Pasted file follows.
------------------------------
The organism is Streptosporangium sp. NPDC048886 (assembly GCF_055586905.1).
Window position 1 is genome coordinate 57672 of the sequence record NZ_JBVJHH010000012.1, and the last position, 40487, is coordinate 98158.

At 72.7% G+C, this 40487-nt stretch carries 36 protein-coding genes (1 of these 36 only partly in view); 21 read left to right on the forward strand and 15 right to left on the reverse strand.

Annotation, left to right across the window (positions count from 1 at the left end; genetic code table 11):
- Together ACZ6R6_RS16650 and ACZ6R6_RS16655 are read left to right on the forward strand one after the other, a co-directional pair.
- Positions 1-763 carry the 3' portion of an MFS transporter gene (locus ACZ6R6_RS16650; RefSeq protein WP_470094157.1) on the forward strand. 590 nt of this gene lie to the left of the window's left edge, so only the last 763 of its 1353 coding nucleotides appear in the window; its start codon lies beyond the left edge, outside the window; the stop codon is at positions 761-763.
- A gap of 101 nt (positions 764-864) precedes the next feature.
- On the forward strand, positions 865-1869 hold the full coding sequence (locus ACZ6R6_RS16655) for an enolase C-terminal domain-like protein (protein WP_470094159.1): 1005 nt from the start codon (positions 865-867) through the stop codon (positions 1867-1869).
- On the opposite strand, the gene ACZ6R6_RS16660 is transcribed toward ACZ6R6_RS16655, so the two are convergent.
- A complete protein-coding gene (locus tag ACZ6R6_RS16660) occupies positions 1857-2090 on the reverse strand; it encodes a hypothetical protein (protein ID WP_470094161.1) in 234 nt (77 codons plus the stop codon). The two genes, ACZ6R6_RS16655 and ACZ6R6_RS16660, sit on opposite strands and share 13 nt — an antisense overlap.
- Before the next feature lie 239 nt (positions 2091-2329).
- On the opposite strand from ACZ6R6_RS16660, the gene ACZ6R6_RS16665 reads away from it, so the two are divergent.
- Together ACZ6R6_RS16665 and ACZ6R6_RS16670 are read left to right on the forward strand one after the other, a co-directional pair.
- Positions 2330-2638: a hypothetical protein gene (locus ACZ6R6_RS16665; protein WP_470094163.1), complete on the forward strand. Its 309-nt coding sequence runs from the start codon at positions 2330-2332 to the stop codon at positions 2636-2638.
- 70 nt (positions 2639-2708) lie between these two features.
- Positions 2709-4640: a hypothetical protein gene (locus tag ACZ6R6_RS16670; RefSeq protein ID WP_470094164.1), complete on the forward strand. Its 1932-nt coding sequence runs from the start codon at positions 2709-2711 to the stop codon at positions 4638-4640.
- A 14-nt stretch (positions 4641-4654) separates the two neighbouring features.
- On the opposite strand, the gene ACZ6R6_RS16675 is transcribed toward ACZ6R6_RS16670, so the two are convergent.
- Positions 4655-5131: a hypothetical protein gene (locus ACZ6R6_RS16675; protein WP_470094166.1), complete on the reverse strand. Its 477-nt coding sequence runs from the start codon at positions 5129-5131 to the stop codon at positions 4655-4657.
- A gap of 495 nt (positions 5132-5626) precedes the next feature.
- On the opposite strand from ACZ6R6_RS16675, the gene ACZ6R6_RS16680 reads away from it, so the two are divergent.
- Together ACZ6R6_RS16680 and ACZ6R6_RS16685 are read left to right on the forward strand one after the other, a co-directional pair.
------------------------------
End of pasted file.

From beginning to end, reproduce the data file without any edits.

The organism is Streptosporangium sp. NPDC048886 (assembly GCF_055586905.1).
Window position 1 is genome coordinate 57672 of the sequence record NZ_JBVJHH010000012.1, and the last position, 40487, is coordinate 98158.

At 72.7% G+C, this 40487-nt stretch carries 36 protein-coding genes (1 of these 36 only partly in view); 21 read left to right on the forward strand and 15 right to left on the reverse strand.

Annotation, left to right across the window (positions count from 1 at the left end; genetic code table 11):
- Together ACZ6R6_RS16650 and ACZ6R6_RS16655 are read left to right on the forward strand one after the other, a co-directional pair.
- Positions 1-763 carry the 3' portion of an MFS transporter gene (locus ACZ6R6_RS16650; RefSeq protein WP_470094157.1) on the forward strand. 590 nt of this gene lie to the left of the window's left edge, so only the last 763 of its 1353 coding nucleotides appear in the window; its start codon lies beyond the left edge, outside the window; the stop codon is at positions 761-763.
- A gap of 101 nt (positions 764-864) precedes the next feature.
- On the forward strand, positions 865-1869 hold the full coding sequence (locus ACZ6R6_RS16655) for an enolase C-terminal domain-like protein (protein WP_470094159.1): 1005 nt from the start codon (positions 865-867) through the stop codon (positions 1867-1869).
- On the opposite strand, the gene ACZ6R6_RS16660 is transcribed toward ACZ6R6_RS16655, so the two are convergent.
- A complete protein-coding gene (locus tag ACZ6R6_RS16660) occupies positions 1857-2090 on the reverse strand; it encodes a hypothetical protein (protein ID WP_470094161.1) in 234 nt (77 codons plus the stop codon). The two genes, ACZ6R6_RS16655 and ACZ6R6_RS16660, sit on opposite strands and share 13 nt — an antisense overlap.
- Before the next feature lie 239 nt (positions 2091-2329).
- On the opposite strand from ACZ6R6_RS16660, the gene ACZ6R6_RS16665 reads away from it, so the two are divergent.
- Together ACZ6R6_RS16665 and ACZ6R6_RS16670 are read left to right on the forward strand one after the other, a co-directional pair.
- Positions 2330-2638: a hypothetical protein gene (locus ACZ6R6_RS16665; protein WP_470094163.1), complete on the forward strand. Its 309-nt coding sequence runs from the start codon at positions 2330-2332 to the stop codon at positions 2636-2638.
- 70 nt (positions 2639-2708) lie between these two features.
- Positions 2709-4640: a hypothetical protein gene (locus tag ACZ6R6_RS16670; RefSeq protein ID WP_470094164.1), complete on the forward strand. Its 1932-nt coding sequence runs from the start codon at positions 2709-2711 to the stop codon at positions 4638-4640.
- A 14-nt stretch (positions 4641-4654) separates the two neighbouring features.
- On the opposite strand, the gene ACZ6R6_RS16675 is transcribed toward ACZ6R6_RS16670, so the two are convergent.
- Positions 4655-5131: a hypothetical protein gene (locus ACZ6R6_RS16675; protein WP_470094166.1), complete on the reverse strand. Its 477-nt coding sequence runs from the start codon at positions 5129-5131 to the stop codon at positions 4655-4657.
- A gap of 495 nt (positions 5132-5626) precedes the next feature.
- On the opposite strand from ACZ6R6_RS16675, the gene ACZ6R6_RS16680 reads away from it, so the two are divergent.
- Together ACZ6R6_RS16680 and ACZ6R6_RS16685 are read left to right on the forward strand one after the other, a co-directional pair.